Harry knocked Malfoy’s first two darts out of the way, but missed the next ones, and he ended up nearly falling off his chair as he tried to lean closer to the fuzzy board. He could hear Malfoy cackling hysterically beside him, and he turned with a grin to shove him off his chair, but he froze at the sight of Malfoy staring straight back. His hair was messy from running his hands through it too many times, and his eyes were bright with laughter, but behind it all there was an expression that Harry had only ever seen before in his dreams, where Malfoy was looking at him like he was the only other person in the room.

Harry swallowed and turned away. He saw Pansy watching them with narrowed eyes, but everybody else was too busy talking and drinking to notice the two of them unless they were arguing. Which they didn’t seem to do much anymore. It had barely been a week, but Harry thought that over the last few days he could more easily remember times when they had attempted to understand each other, than times where they had fought without backing down.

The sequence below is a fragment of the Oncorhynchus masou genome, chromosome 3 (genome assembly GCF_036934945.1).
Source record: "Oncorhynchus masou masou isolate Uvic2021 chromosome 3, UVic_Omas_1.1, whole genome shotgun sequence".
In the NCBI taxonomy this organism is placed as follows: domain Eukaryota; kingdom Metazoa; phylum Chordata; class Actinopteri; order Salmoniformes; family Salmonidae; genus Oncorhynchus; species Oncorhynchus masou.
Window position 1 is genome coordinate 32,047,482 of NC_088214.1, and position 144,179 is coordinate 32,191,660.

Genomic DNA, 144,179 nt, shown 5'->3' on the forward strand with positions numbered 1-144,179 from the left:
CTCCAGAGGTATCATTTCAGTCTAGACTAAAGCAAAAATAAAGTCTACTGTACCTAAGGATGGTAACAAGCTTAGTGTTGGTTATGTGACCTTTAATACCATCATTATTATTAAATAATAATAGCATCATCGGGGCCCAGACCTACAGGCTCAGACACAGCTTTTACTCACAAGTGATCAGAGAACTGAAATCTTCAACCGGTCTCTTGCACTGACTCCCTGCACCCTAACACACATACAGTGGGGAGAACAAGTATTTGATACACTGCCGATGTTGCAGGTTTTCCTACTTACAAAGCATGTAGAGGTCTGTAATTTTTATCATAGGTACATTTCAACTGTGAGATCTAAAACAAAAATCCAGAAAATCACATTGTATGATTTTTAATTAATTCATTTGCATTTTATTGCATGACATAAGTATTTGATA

He lifted his arm to throw again, but misjudged the angle and ended up toppling sideways. With a shout, he reached out to balance himself on Malfoy’s shoulder just as Malfoy brought a hand up to steady him. He stilled, the sensation of strong arms braced around him at once familiar and unsettling. He could feel his heart racing, and he knew Malfoy could feel it too, just as he could feel the cold spike of Malfoy’s fear below the warmth of his arousal.

“Careful, Potter,” Malfoy’s voice was pitched too low for the rest of the table to hear. “You’ll fall.”

Harry bit down hard to stop himself from responding. He was already too drunk to guard his thoughts properly, and he could feel the words on the tip of his tongue: I’ve already fallen.

“You two seem to be getting along well,” Pansy said with a smirk, sending two shots of Firewhiskey across the table to them. “To lowered inhibitions.” Her eyes flashed in the lantern-light as she toasted them, her lips staining her own glass red as she downed it without looking away.

The shot glass was shockingly cool compared to the fiery liquid on his tongue, and Harry felt like he was drowning in a sea of noise and laughter. Steady fingers came to rest, casually, on his arm, and he looked up to find Malfoy watching him, his face a calm island in the midst of the chaos around them.